Earthquake News

The 10-year anniversary of the Nisqually Quake is approaching.

The news that at least 65 people have died in a 6.3 earthquake in Christchurch, New Zealand, comes just days before Seattle's own commemoration of the Nisqually Quake, which struck on February 28, 2001 and lasted 45 seconds.
New Zealand's tragedy serves as a stark reminder of how different things could have turned out, as well as a cautionary note against complacency. 

A 12-person project team of scientists, civil, structural, and geotechnical engineers, planners, and emergency managers created a "Seattle Fault Scenario" in 2005. They pointed out that much of Seattle's terrain, both downtown and south of downtown, would certainly liquefy in the case of a significant quake, and that lateral spreading and landslides would be expected as well.

They concluded by recommending actions such as "raise threat awareness" and "improve readiness," while also expressing concern about the threat to Seattle's transportation system. "At current state funding levels, the WSDOT seismic retrofit program will be completed in 2070," they said, laughing, "which is a long time." You won't be able to rely on immediate aid if Seattle's roadways are disrupted.

Christensen collects reports of the Nisqually earthquake on his blog, and they're still coming in, with details as fresh as if it happened yesterday. One woman had taken her father to a weekly gathering of fellow elders at Queen Anne Dick's Drive-In:

We were sitting on hard chairs linked to little tables when the room began to tremble, with the elders narrating stories. As a large chandelier in the center of the two-story area began to swing, the autos imitated the ground movement by jumping toward the building and then away. Oh no, I thought, an earthquake, but it's taking much longer than I'd like, and when will it be over?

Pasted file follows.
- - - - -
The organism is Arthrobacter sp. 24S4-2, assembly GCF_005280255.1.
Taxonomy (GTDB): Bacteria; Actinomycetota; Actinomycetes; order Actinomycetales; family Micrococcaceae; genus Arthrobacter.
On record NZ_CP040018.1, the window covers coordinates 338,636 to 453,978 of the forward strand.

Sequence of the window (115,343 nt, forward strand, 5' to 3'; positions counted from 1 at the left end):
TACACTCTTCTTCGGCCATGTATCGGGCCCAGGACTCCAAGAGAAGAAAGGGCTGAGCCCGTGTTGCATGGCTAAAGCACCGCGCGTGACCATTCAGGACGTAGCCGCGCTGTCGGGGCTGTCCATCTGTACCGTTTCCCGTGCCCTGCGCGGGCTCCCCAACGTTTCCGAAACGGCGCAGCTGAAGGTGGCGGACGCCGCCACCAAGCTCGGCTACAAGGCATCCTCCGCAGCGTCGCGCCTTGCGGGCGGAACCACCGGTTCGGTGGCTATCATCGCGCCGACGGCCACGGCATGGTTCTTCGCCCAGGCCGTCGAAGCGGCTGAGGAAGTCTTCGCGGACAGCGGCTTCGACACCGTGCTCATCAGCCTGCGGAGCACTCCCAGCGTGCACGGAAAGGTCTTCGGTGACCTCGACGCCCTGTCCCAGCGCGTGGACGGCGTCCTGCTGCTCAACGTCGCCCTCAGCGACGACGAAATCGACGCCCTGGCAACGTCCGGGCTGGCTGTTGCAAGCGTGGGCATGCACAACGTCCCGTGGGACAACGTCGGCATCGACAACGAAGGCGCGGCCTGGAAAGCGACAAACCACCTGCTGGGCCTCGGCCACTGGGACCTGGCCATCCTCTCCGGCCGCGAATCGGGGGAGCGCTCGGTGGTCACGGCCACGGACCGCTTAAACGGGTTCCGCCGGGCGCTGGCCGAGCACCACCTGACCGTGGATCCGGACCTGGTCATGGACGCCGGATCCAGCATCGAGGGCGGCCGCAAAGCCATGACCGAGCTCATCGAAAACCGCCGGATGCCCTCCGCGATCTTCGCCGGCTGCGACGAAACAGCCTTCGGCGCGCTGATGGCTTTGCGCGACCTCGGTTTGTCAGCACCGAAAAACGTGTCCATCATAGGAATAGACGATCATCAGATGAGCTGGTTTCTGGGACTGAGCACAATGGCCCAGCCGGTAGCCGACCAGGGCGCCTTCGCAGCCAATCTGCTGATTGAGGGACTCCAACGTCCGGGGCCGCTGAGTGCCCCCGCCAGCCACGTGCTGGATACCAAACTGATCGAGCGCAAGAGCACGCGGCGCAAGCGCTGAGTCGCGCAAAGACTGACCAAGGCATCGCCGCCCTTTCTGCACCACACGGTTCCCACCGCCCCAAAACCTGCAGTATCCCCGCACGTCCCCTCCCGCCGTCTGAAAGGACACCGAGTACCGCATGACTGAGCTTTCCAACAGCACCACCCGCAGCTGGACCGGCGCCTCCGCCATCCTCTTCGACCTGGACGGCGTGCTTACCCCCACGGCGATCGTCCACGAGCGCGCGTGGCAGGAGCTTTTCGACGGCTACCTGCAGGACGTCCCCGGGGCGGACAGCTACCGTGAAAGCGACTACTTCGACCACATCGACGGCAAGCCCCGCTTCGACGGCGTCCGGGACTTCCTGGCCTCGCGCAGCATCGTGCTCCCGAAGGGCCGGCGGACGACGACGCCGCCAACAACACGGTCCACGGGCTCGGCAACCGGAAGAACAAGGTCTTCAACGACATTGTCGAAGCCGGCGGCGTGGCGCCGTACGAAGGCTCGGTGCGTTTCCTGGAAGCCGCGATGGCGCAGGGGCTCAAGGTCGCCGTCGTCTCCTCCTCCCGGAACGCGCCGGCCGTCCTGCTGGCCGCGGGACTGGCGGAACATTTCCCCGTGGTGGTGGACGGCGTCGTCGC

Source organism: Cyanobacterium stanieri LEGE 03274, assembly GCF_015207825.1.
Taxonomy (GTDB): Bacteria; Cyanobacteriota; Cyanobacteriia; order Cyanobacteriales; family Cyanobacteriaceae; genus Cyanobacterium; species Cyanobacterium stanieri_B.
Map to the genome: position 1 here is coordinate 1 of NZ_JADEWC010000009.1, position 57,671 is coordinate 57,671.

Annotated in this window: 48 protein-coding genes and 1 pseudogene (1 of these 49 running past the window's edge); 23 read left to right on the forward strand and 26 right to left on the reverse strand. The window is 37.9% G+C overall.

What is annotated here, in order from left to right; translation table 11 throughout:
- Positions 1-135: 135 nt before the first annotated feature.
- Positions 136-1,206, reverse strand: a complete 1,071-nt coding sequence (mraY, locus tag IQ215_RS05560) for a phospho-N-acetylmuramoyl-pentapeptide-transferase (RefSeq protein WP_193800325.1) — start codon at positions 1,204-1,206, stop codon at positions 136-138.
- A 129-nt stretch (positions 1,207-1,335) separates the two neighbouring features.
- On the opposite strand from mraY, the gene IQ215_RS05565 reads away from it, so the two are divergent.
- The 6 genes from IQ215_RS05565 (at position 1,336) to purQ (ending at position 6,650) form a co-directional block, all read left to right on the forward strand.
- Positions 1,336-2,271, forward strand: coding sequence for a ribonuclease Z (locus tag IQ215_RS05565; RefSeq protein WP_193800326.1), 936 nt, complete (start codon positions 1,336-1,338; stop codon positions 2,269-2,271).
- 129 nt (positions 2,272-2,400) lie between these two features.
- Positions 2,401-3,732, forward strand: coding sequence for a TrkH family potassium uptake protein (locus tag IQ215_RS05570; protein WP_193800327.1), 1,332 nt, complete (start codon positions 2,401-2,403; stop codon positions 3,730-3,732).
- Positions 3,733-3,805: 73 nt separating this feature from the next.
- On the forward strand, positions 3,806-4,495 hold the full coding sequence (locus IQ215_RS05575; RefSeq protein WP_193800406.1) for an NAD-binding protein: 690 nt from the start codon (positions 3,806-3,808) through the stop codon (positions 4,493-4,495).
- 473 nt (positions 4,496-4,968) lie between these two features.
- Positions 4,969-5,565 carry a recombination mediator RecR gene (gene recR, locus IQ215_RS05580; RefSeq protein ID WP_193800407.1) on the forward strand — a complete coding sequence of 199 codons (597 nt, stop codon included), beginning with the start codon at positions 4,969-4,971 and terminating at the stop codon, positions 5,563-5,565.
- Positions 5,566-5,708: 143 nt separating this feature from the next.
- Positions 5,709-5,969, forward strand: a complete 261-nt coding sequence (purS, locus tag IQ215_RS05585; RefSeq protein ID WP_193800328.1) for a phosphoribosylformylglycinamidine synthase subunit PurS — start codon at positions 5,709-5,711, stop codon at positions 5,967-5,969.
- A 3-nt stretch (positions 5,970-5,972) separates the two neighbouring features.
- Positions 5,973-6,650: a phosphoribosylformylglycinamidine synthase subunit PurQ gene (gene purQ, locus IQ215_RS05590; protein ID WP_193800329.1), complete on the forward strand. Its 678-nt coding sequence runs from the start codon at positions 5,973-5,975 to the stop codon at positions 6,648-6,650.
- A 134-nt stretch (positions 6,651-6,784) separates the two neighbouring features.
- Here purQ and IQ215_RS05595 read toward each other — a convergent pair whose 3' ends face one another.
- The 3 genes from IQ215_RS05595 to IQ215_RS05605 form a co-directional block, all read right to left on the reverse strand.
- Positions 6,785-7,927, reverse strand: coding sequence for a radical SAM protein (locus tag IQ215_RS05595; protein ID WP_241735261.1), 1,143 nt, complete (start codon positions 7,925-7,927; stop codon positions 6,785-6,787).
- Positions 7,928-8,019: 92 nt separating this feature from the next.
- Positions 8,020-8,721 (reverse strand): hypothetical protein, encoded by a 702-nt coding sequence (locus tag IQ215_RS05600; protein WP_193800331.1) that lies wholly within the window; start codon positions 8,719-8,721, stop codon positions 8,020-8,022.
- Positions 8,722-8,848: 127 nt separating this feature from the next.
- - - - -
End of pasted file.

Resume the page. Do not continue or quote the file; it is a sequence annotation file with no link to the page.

Should I try to hide these elders under the tables in case the building collapses? But, once the show was finished, how would I get them back into their seats?
Instead, it falls on all of us to prepare for an earthquake. This checklist from King County outlines what you should do ahead of time, and what better time than now:

  1. Make a family emergency plan and practice it.
  2. In the event that family members become separated, establish meeting spots and phone numbers.
  3. Identify an out-of-state contact to contact in the event of a severe disaster or emergency; calling out of the area will be easier if local lines are congested.
  4. Ascertain that everyone understands when and how to dial 9-1-1.
  5. Ensure that your disaster supply packs are up to date. Make sure you have emergency preparedness kits for your house, vehicle, workplace, and school.
  6. To receive emergency notifications as well as up-to-date information and directions, get a tone-alert NOAA Weather Radio.
  7. Teach everyone in the household when, where, and how to turn off the utilities. Make sure you have the necessary tools on hand, such as a wrench.
  8. Make sure you're familiar with your child's school's and workplace's emergency preparations and expectations.
  9. Alternate transportation routes to and from work and other vital destinations should be planned ahead of time.
  10. Always store at least a half-tank of gas in your car; power outages are common during disasters, and gas stations rely on electricity to run their pumps.

Know what you should do in advance to assist elderly or special-needs relatives, friends, or neighbors.

UPDATE: The aforementioned points out that many disaster preparations presuppose home ownership, despite the fact that Seattle's dense, urban population includes many condo and apartment occupants. So, here's your to-do list:

  • Water in pouches, containers, and a water filter are all available.
  • Foods from cans
  • Creams and pain relievers
  • Kit of first aid
  • Prescription drugs
  • Vitamins and nutritional supplements
  • Items of amusement (books, board games and coloring books and activities)
  • Switch on the lights (flashlights, lanterns, candles and oil lamps)
  • Weather radio, AM/FM (hand-cranked, solar powered or battery operated)

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